Looking In From Down Under

This afternoon I had the pleasure of speaking with the voice of the Northwest Arkansas Naturals (The Kansas City Royals’ Double A Team), Benjamin Kelly. We spoke about his passion of the game, who the next Eric Hosmer is, the Kansas City Royals and their amazing farm system, and the World Baseball Classics.

You’ve been the voice of the Northwest Arkansas Naturals for two years now. What got you into broadcasting?

“Well I always had an idea that I wanted to broadcast. I went to college specifically to play baseball and to talk on the radio. I played baseball at a small school in Indiana, Goshen College, and..always kind of knew that I wanted to do baseball broadcasting. So when I graduated college I didn’t have any baseball play-by-play experience at all. So I took an independent league job as a number two broadcaster in Schaumberg, Illinois. After that season I spent 6 months as as sports information director for a small school and I’ve been in Northwest Arkansas since March 2014.

As a broadcaster, do you try to model your own game off someone else like Joe Buck, Tim McCarver, or do you try to call your own game?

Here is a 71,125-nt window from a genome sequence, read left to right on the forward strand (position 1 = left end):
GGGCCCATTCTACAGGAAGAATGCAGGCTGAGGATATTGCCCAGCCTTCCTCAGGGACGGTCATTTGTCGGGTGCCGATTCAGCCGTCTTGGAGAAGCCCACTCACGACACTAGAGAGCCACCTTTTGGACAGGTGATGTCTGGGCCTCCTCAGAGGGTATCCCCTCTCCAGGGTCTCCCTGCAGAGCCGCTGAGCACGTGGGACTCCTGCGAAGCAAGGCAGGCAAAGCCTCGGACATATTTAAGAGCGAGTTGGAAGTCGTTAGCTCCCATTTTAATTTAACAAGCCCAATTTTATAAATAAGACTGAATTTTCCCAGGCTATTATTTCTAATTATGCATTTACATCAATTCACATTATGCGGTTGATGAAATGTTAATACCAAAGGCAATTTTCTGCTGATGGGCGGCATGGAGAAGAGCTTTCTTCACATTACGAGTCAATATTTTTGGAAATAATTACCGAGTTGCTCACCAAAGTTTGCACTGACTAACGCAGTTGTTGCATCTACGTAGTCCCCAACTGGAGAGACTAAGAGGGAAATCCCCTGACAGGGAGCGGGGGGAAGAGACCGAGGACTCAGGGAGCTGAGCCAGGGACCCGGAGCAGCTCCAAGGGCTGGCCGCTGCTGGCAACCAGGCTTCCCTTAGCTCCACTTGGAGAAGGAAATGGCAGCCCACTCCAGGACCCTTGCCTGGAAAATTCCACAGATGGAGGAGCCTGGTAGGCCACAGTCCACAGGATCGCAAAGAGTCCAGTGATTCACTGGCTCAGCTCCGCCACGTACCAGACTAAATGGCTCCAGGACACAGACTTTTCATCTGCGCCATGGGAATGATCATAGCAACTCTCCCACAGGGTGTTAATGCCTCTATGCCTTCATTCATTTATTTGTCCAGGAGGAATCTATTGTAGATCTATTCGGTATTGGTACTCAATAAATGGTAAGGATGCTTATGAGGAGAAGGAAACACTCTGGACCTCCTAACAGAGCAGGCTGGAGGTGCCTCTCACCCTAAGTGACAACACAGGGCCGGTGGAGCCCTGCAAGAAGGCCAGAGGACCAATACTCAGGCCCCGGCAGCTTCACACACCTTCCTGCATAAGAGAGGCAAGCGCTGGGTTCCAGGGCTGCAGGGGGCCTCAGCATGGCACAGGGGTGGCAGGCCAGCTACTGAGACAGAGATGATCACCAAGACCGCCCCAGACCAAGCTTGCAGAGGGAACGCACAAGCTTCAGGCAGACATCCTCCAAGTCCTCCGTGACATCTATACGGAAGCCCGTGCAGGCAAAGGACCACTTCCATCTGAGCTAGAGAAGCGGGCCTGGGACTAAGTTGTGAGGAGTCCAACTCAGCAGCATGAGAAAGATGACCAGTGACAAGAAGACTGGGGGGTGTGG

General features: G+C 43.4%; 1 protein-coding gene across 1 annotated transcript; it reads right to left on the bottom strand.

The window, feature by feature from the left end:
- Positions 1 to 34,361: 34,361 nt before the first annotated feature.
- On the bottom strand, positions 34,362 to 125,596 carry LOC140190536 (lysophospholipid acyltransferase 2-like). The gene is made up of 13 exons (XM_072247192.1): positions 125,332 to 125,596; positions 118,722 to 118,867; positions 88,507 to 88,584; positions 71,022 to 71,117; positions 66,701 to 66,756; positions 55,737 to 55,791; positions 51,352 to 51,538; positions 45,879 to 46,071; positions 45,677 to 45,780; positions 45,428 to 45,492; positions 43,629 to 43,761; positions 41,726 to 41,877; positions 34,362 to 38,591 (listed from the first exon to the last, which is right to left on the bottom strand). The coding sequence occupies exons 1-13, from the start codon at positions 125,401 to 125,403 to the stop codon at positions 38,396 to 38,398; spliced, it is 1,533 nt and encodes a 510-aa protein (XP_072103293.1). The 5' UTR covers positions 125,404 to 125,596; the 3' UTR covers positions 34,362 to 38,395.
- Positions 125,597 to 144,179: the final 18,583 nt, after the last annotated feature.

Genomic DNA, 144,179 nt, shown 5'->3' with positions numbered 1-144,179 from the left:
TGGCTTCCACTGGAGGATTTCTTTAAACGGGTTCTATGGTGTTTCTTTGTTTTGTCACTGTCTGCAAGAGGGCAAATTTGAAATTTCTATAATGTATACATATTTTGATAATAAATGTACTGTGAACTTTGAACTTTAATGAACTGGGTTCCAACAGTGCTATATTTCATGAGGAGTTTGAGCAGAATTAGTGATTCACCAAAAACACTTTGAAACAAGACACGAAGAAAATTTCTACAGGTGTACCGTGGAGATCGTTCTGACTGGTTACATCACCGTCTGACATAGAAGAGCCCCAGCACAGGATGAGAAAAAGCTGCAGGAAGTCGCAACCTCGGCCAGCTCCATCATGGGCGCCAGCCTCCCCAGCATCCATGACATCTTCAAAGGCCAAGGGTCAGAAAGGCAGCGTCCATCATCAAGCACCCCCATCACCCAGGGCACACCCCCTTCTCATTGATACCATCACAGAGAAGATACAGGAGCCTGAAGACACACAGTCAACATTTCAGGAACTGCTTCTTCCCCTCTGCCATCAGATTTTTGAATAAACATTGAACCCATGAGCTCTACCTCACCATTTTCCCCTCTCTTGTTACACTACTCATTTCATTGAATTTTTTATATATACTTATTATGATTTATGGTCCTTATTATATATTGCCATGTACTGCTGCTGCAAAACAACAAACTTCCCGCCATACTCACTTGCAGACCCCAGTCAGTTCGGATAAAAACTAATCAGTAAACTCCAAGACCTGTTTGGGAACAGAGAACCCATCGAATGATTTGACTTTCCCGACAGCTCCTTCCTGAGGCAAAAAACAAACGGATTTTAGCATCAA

Getty Images: (Left) Tim McCarver (Right) Joe Buck

“I consider myself a student of broadcasting too. I’ve read Ernie Hardwell’s books…and their biggest thing was that you can try to be somebody else, but you’re not going to go very far. So you have to be your own personality and develop your own style, and just talking to other broadcasters throughout my career, that’s what they say too. You can try to model your style off [Vin] Scully, but that’s going to be looked through in a minute. You gotta be your own voice. You gotta be your own personality. So, to answer your question, I just bring my own personality to every game.

So what does that entail? Every broadcaster adds their own touch to the game. So give me an example of a Benjamin Kelly game.